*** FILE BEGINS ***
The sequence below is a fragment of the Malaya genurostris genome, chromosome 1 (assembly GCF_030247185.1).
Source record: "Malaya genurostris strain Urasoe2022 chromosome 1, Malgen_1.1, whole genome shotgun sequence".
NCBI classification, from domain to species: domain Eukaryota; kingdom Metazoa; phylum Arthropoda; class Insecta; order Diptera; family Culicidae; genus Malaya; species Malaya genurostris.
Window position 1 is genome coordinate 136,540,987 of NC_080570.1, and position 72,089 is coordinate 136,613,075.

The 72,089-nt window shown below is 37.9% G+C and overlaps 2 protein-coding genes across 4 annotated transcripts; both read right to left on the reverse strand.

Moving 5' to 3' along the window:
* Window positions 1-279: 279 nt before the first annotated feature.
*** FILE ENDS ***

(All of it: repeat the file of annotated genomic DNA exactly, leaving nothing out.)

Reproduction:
The sequence below is a fragment of the Malaya genurostris genome, chromosome 1 (assembly GCF_030247185.1).
Source record: "Malaya genurostris strain Urasoe2022 chromosome 1, Malgen_1.1, whole genome shotgun sequence".
NCBI classification, from domain to species: domain Eukaryota; kingdom Metazoa; phylum Arthropoda; class Insecta; order Diptera; family Culicidae; genus Malaya; species Malaya genurostris.
Window position 1 is genome coordinate 136,540,987 of NC_080570.1, and position 72,089 is coordinate 136,613,075.

The 72,089-nt window shown below is 37.9% G+C and overlaps 2 protein-coding genes across 4 annotated transcripts; both read right to left on the reverse strand.

Moving 5' to 3' along the window:
* Window positions 1-279: 279 nt before the first annotated feature.